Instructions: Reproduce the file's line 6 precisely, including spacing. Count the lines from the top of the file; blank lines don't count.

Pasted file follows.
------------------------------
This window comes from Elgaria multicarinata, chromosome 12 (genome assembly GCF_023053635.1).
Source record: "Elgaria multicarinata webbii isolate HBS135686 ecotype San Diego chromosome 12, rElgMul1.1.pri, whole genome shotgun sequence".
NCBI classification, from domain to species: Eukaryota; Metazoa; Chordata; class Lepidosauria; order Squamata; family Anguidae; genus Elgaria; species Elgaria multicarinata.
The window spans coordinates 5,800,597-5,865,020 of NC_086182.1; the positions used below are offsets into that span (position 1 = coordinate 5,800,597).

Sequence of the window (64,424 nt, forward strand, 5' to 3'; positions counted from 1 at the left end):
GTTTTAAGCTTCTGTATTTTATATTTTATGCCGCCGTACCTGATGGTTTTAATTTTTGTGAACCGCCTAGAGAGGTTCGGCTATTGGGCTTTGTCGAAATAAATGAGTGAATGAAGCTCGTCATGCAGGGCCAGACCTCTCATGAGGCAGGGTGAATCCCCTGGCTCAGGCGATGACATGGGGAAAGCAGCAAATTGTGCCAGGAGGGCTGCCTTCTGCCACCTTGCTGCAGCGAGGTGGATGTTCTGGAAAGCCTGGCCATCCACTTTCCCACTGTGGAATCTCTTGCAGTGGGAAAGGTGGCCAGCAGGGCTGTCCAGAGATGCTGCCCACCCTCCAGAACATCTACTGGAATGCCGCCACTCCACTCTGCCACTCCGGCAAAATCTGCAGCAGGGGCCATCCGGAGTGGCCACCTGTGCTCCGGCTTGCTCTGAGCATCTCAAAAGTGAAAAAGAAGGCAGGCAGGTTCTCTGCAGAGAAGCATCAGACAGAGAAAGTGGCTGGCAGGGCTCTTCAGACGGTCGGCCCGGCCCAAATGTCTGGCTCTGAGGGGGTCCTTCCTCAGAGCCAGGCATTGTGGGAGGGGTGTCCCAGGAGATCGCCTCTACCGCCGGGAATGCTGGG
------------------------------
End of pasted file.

GTTTTAAGCTTCTGTATTTTATATTTTATGCCGCCGTACCTGATGGTTTTAATTTTTGTGAACCGCCTAGAGAGGTTCGGCTATTGGGCTTTGTCGAAATAAATGAGTGAATGAAGCTCGTCATGCAGGGCCAGACCTCTCATGAGGCAGGGTGAATCCCCTGGCTCAGGCGATGACATGGGGAAAGCAGCAAATTGTGCCAGGAGGGCTGCCTTCTGCCACCTTGCTGCAGCGAGGTGGATGTTCTGGAAAGCCTGGCCATCCACTTTCCCACTGTGGAATCTCTTGCAGTGGGAAAGGTGGCCAGCAGGGCTGTCCAGAGATGCTGCCCACCCTCCAGAACATCTACTGGAATGCCGCCACTCCACTCTGCCACTCCGGCAAAATCTGCAGCAGGGGCCATCCGGAGTGGCCACCTGTGCTCCGGCTTGCTCTGAGCATCTCAAAAGTGAAAAAGAAGGCAGGCAGGTTCTCTGCAGAGAAGCATCAGACAGAGAAAGTGGCTGGCAGGGCTCTTCAGACGGTCGGCCCGGCCCAAATGTCTGGCTCTGAGGGGGTCCTTCCTCAGAGCCAGGCATTGTGGGAGGGGTGTCCCAGGAGATCGCCTCTACCGCCGGGAATGCTGGG